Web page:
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As marijuana is legalized in more and more states, the wellness world has whipped itself into a frenzy over a non-intoxicating cannabis derivative called cannabidiol. CBD products can be found on the internet and in health-food stores, wellness catalogs and even bookstores. (A bookstore in downtown Boulder, Colorado, displays a case of CBD products between the cash register and the stacks of new releases.) Celebrities like Gwyneth Paltrow, disgraced cyclist1 Floyd Landis and former Denver Broncos quarterback Jake Plummer are all touting CBD products, and according to Bon Appétit, CBD-infused lattes have become “the wellness world’s new favorite drink.”
Right now, there’s a good chance that you don’t really know what you’re getting from any source. Testing and labeling rules vary by state, but many states that allow legal cannabis also require some kind of testing to verify that the THC and CBD levels listed on the label are accurate. However, this testing is controversial, and results can vary widely between labs, Jikomes said. A study published in March found measurable variations in test results, with some labs consistently reporting higher or lower levels of cannabinoids than others. There are no guarantees that the label accurately reflects what’s in the product. For a 2015 study published in JAMA, researchers tested 75 products purchased in San Francisco, Los Angeles and Seattle and found that only 17 percent were accurately labeled. More than half of the products contained significantly lower levels of cannabinoids than the label promised, and some of them contained only negligible amounts of the compounds. “We need to come up with ways to confidently verify the composition of cannabis products and make this information available to consumers,” Jikomes said.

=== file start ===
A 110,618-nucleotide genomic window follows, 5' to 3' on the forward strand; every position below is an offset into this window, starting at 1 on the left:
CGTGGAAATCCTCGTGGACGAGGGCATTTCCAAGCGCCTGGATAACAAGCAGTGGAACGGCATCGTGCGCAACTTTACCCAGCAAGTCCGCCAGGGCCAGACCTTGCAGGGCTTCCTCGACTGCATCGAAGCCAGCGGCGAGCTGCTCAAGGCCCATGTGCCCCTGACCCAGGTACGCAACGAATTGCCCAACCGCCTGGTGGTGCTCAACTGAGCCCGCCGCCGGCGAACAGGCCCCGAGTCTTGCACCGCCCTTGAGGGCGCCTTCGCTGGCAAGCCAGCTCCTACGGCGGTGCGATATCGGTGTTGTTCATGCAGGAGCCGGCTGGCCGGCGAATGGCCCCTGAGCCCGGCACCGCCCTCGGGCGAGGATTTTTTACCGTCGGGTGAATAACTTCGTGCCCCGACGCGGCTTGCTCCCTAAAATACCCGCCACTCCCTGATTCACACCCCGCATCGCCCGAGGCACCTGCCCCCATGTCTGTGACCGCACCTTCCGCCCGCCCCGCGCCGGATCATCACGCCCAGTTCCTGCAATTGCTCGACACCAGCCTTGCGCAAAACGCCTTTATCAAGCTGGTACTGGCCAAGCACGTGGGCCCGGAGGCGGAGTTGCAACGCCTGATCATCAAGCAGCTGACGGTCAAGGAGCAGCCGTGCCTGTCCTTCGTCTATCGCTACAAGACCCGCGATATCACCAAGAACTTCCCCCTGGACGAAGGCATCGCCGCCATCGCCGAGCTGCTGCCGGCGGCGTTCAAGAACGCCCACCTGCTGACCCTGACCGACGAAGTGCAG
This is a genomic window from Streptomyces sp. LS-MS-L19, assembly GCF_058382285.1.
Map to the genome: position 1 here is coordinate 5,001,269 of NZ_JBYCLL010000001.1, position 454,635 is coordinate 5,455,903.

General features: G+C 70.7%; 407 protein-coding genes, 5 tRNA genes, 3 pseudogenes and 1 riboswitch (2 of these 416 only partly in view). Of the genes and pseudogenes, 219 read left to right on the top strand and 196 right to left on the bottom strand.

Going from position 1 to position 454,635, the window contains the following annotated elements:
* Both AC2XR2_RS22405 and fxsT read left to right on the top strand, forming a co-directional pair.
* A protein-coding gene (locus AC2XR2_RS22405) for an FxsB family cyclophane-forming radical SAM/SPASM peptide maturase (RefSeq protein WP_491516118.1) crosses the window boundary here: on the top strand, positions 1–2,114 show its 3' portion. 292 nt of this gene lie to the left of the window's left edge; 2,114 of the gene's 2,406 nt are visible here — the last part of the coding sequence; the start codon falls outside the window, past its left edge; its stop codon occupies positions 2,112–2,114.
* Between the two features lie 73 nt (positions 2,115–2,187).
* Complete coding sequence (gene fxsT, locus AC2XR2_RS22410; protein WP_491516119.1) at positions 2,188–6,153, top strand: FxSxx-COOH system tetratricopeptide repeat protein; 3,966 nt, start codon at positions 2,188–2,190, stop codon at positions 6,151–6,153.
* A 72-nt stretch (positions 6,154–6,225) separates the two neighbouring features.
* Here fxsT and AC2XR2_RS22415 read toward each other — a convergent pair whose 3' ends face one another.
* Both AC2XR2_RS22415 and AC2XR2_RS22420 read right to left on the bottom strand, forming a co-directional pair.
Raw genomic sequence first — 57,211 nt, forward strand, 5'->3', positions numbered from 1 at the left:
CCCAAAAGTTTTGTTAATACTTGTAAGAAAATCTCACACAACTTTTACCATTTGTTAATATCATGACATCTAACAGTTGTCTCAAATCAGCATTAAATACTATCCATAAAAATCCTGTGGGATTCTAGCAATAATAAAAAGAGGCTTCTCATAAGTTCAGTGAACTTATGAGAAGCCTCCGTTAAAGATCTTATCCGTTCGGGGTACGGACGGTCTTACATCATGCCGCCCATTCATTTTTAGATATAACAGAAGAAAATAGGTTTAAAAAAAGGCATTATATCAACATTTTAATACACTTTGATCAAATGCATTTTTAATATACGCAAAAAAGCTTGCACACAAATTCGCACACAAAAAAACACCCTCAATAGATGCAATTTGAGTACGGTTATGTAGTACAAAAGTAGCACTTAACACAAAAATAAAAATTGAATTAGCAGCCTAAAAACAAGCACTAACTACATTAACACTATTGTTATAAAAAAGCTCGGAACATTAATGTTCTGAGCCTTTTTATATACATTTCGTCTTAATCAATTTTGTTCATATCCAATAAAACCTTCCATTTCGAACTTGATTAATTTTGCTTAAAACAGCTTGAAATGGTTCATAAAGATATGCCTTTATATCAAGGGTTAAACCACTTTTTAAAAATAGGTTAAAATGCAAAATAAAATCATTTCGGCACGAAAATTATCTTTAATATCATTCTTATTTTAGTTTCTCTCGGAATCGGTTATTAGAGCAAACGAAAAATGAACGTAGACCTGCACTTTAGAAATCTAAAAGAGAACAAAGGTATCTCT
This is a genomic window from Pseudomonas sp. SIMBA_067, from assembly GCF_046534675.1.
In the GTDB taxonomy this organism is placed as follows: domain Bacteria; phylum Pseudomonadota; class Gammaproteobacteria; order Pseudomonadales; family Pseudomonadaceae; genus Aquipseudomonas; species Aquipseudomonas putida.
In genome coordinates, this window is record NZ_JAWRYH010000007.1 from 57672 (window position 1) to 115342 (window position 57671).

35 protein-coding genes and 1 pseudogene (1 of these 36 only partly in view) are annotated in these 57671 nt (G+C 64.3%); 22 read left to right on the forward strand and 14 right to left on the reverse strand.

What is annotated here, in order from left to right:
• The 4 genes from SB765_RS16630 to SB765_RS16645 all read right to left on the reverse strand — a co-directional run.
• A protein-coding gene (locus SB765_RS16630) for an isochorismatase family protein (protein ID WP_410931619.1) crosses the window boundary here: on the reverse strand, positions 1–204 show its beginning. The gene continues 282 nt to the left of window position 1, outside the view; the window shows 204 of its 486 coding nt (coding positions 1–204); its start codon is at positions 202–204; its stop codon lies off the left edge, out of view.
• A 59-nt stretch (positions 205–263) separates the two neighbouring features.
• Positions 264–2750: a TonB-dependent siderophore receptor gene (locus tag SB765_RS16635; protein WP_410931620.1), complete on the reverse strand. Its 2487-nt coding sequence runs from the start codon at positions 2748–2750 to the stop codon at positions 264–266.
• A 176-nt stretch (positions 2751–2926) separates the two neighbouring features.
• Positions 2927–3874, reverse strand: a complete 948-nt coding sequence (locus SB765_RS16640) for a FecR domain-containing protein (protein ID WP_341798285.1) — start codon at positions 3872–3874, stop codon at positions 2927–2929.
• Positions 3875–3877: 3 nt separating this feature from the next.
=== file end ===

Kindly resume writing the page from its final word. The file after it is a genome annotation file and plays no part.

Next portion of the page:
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The popularity of high-CBD cannabis oil has lit up in recent years, especially since the CNN documentary “Weed” captured the miraculous story of 5-year-old Charlotte Figi, whose seizures decreased significantly with the orally-administered concentrate. Using hemp or high-CBD cannabis strains, CBD can be extracted and rendered into a non-intoxicating oil. This oil can be ingested, added to a capsule, or mixed into food or a smoothie.
Though a CBD latte might not do much for you — at least not beyond what caffeine and the placebo effect combined can do, which isn’t nothing — it’s also probably harmless in most cases, says Carson, and may even have positive benefits we aren’t yet aware of. “I suspect there’s probably some antioxidant benefit to CBD like there is with coffee,” says Carson. “There’s tons of good things in coffee that we still don’t fully understand, and I think the marijuana plant is much the same way.”